Rectal Prolapse in Dogs

Bulldog with Rectal Prolapse

Nikki Schneck, a veterinary technician near Pottsville, PA, contributed to this article.

It’s hard to think of a stranger condition than a rectal prolapse. What happens is that the rectum, which is the last part of the large intestine, suddenly sticks out through the anus of a dog (or rarely a cat).

Early on, the rectum looks healthy and pink. As time goes by, and circulation becomes compromised, the color turns to shades of purple and black.

Diagnosing rectal prolapse in dogs
Dogs with a rectal prolapse should be examined as soon as possible at your family vet or the closest emergency clinic. It is critical to find and treat the cause of the prolapse to manage it appropriately, so various tests will need to be performed.

Causes of rectal prolapse in dogs
Your vet will surely recommend a fecal exam on a poop sample to determine if your dog has parasites, as parasites are the most common reason for the condition.

Other possible causes include:

  • Diarrhea
  • Straining to defecate (foreign body, constipation)
  • Irritation of the small or large intestine
  • An enlarged prostate
  • Bladder problems including stones
  • Rectal or anal tumors
  • Abnormal labor and abnormalities of the rectum

To figure out the cause of the problem, tests that may be needed include:

  • Blood work
  • Abdomen X-rays or ultrasound
  • A manual rectal exam or colonoscopy

Treating rectal prolapse in dogs
Once the cause has been identified, it will need to be treated appropriately, which could be as simple as using an anti-parasite drug. Even if it is simple, the displaced rectum still needs to be put back in place. This requires surgery.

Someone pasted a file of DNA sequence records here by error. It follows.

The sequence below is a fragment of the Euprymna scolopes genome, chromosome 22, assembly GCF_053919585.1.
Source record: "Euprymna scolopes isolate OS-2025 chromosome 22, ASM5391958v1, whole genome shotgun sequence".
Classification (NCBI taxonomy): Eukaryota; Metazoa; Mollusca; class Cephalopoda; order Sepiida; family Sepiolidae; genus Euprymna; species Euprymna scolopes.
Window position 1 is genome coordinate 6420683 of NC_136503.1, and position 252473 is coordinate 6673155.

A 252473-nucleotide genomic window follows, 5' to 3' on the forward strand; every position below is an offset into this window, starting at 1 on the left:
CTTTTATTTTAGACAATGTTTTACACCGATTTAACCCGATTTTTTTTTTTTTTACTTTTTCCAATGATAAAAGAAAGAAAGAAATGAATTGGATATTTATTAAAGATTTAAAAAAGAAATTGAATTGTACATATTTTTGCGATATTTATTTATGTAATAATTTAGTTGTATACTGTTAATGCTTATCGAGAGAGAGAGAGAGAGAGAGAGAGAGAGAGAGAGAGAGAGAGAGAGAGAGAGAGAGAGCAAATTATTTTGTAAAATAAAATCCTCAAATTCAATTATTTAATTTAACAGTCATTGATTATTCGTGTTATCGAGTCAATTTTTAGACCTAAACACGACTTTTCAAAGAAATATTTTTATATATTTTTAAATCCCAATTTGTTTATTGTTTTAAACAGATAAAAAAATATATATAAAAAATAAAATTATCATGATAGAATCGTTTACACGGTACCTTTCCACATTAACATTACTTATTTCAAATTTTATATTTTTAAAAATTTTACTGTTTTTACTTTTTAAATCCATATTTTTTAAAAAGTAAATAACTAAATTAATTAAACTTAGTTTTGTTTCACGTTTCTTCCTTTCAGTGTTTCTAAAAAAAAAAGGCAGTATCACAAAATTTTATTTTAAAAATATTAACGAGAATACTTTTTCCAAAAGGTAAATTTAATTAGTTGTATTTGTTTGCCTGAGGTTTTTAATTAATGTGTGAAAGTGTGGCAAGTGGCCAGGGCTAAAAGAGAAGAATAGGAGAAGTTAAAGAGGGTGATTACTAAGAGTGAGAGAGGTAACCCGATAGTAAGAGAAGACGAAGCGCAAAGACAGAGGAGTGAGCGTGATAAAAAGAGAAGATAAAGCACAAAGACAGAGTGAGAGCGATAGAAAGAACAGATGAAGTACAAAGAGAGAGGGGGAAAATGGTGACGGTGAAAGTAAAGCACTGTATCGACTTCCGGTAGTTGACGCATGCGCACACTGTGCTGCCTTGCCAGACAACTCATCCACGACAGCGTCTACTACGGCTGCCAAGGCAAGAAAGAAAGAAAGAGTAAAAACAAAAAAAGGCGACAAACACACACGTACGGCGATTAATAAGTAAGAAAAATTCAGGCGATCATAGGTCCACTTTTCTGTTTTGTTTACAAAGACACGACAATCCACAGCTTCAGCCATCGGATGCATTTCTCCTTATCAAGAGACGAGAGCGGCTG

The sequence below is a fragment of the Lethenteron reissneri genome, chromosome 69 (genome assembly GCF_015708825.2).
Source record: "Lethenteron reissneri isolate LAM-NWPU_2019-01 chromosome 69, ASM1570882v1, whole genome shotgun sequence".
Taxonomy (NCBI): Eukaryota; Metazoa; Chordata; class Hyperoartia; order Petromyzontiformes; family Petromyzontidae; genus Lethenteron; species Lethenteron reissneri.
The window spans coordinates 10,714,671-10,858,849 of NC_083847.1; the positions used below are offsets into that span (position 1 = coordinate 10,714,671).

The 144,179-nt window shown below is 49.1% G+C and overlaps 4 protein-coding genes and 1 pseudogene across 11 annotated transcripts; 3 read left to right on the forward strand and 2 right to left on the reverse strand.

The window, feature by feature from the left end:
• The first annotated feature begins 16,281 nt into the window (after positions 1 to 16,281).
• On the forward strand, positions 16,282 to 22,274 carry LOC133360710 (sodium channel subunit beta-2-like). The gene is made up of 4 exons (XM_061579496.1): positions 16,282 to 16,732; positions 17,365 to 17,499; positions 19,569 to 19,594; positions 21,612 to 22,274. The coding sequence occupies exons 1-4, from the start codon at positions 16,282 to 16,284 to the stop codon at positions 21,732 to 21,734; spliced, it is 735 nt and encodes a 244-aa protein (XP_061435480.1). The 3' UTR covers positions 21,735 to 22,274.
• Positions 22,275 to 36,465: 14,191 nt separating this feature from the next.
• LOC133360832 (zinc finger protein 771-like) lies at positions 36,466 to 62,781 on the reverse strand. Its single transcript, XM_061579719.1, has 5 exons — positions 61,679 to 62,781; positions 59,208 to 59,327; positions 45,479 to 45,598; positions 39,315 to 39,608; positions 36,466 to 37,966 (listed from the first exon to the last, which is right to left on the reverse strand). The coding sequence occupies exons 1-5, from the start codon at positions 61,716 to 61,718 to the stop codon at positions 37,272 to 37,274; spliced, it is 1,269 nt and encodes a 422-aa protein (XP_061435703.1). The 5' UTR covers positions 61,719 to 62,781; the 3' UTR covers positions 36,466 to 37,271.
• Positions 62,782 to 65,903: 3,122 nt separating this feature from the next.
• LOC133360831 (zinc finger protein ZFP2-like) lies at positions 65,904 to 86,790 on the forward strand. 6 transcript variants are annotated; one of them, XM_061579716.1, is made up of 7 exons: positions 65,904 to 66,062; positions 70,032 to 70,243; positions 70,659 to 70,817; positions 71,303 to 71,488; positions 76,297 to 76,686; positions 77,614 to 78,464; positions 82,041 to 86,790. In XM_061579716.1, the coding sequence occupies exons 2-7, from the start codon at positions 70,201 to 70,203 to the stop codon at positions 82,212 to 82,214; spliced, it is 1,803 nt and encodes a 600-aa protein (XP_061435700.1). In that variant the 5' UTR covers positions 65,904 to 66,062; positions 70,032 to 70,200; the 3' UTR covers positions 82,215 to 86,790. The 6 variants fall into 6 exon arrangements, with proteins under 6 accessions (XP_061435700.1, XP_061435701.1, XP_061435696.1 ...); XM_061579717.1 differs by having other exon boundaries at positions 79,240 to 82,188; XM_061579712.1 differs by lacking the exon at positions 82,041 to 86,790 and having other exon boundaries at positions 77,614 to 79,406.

There are three surgical options, based what the particular patient requires.

  1. The simplest procedure requires pushing the rectum back into position, and placing a “purse string” suture around the anus to keep the rectum where it belongs. Since this is a quick, fairly easy, not very invasive surgery, with few risks of complication, vets often choose it first. Unfortunately, this is the surgery that is the most likely to fail, so it can be quite frustrating. If the rectal prolapse occurs again, another purse string can be attempted, or we move on to one of two more invasive options.
  2. If the rectum is still healthy, a colopexy may be required. This is a more invasive surgery done by opening up the abdomen. The colon is tacked to the inside wall of the abdomen to prevent the rectum from slipping out again.
  3. In cases where the rectum has been significantly damaged, the part of the rectum that came out needs to be sacrificed. This is probably the most technically demanding surgery of the three.

Some family vets may be comfortable performing these surgeries, while others may refer you to a board-certified surgeon.

Outcome of rectal prolapse in dogs
Ultimately, a successful outcome depends on finding out the cause of the prolapse and choosing the proper treatment. Despite some possible frustrations along the way, it should be a fixable condition.

If you have any questions or concerns, you should always visit or call your veterinarian – they are your best resource to ensure the health and well-being of your pets.

Reviewed on: 
Friday, May 20, 2016